If Irenaeus and other early Fathers believed in the Millennium on earth and taught this doctrine, why is this not taught by the Orthodox Church (since its position is amillenialism).
Yes, it is true that some of the early Fathers were millenialists (St. Justin the Martyr, for example); Orthodox Christians are well aware of this and of the fact that St Justin acknowledges disagreements on this point of doctrine.
However, we do not see these fathers as being anything but witnesses of the faith of the specific churches they served or interacted with. In this case, it seems that the millenarist school was localized in Asia Minor and connected with the teachings of St Papias. This view was certainly not “taught everywhere, always and by all” to paraphrase the criteria of St Vincent. It is well-established that the churches of Egypt and Cappadocia did not universally accept this interpretation, as Eusebius documents.
In the end, this interpretation fell in disfavor for three reasons:
(1) the broader consensus of the churches did not support it
(2) sound hermeneutics of Revelation did not actually support the literal view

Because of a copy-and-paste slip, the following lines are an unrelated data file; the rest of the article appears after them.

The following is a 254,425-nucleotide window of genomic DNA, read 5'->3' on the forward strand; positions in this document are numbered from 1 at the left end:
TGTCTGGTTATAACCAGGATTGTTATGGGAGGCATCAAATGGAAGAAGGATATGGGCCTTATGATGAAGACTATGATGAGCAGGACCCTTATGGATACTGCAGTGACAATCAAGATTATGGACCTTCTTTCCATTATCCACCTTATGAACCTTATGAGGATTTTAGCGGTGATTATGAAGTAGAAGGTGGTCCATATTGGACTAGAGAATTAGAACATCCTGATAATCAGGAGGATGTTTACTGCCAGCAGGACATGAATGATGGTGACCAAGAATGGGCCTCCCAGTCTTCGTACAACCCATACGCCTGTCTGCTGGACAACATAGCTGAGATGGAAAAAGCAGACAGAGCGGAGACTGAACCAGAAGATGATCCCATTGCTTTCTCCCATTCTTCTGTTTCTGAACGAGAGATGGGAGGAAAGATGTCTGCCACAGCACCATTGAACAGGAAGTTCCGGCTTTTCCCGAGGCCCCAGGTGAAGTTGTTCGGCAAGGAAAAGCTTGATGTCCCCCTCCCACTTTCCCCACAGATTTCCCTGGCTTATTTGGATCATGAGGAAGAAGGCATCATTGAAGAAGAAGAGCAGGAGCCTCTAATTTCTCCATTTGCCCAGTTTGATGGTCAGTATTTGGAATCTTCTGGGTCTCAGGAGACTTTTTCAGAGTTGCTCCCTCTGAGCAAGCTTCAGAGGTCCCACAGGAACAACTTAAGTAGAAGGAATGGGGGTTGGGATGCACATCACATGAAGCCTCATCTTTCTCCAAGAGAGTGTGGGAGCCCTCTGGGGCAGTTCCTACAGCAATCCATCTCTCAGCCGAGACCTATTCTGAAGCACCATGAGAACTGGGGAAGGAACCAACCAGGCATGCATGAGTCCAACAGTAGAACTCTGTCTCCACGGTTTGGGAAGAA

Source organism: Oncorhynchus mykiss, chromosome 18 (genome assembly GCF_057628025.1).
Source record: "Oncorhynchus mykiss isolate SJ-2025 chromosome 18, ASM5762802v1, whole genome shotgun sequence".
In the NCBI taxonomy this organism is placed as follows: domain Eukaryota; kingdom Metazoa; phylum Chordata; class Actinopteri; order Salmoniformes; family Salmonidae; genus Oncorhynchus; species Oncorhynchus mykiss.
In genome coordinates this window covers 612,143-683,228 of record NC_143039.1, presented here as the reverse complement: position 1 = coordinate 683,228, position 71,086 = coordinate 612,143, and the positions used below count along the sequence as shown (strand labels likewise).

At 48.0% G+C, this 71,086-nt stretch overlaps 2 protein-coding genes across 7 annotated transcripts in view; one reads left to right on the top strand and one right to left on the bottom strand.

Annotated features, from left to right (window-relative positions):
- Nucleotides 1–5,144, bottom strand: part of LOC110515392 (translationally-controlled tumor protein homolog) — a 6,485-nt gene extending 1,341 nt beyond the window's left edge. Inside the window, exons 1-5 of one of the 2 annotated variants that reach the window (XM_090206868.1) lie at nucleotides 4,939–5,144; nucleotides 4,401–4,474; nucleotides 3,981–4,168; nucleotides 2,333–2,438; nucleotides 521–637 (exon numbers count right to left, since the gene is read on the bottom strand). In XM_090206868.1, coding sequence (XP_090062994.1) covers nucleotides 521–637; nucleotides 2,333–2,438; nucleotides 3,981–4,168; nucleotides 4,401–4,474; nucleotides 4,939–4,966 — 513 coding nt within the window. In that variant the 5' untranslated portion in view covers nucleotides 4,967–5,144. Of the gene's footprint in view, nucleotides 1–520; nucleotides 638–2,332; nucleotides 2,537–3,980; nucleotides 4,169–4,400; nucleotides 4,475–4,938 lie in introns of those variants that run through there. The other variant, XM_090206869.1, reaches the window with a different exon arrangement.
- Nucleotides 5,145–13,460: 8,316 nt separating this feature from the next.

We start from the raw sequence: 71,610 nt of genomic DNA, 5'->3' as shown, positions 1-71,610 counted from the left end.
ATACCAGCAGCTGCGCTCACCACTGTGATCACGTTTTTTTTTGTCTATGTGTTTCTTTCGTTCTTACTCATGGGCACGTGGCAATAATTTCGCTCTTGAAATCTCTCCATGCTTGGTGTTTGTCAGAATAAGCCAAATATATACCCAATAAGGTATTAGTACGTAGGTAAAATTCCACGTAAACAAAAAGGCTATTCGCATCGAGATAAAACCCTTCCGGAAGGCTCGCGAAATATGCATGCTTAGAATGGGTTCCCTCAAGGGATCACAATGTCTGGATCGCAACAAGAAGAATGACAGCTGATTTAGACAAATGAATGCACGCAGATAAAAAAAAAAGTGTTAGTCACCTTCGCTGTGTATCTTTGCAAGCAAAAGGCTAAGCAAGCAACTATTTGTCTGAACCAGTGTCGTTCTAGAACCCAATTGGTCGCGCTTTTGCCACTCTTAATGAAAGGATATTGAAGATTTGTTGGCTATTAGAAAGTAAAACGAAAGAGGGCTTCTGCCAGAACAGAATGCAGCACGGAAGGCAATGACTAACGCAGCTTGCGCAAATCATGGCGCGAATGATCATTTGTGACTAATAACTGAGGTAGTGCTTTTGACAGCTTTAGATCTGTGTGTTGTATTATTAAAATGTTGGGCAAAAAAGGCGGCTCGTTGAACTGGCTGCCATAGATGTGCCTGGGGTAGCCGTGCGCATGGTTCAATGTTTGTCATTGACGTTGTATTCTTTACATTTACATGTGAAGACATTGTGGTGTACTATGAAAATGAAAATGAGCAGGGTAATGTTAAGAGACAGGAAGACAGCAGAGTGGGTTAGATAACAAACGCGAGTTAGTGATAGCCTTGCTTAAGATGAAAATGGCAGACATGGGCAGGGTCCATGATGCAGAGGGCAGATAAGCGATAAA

(3) great excess were (and continue to be) connected with millenarism which discredited it
The Council of Constantinople did address the fact that the Kingdom of Christ would have no end (Luke 1), to correct the erroneous view that it would last 1000 years.
However, it does not seem that millenarism is – from an historic Orthodox perspective – strictly speaking a condemned heresy (on account of these venerable fathers who taught it) but rather a tolerable private opinion that should not be taught or promoted because of its overall rejection by generations of Orthodox bishops as a viable interpretation of the text. For more information on this point, also read http://www.orthodoxanswers.org/answer/485/
See also the Introduction to Revelation on the Eastern / Greek Orthodox Bible.